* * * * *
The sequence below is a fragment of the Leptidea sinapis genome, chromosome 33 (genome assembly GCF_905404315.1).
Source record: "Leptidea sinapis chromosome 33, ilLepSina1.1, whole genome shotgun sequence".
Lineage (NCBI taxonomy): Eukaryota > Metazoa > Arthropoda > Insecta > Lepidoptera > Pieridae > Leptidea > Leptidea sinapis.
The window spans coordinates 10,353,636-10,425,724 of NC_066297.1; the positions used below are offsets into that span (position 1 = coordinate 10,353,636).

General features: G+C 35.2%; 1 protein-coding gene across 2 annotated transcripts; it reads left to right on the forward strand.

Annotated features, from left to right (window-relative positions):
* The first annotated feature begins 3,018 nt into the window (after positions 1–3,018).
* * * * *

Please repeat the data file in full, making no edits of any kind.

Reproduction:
The sequence below is a fragment of the Leptidea sinapis genome, chromosome 33 (genome assembly GCF_905404315.1).
Source record: "Leptidea sinapis chromosome 33, ilLepSina1.1, whole genome shotgun sequence".
Lineage (NCBI taxonomy): Eukaryota > Metazoa > Arthropoda > Insecta > Lepidoptera > Pieridae > Leptidea > Leptidea sinapis.
The window spans coordinates 10,353,636-10,425,724 of NC_066297.1; the positions used below are offsets into that span (position 1 = coordinate 10,353,636).

General features: G+C 35.2%; 1 protein-coding gene across 2 annotated transcripts; it reads left to right on the forward strand.

Annotated features, from left to right (window-relative positions):
* The first annotated feature begins 3,018 nt into the window (after positions 1–3,018).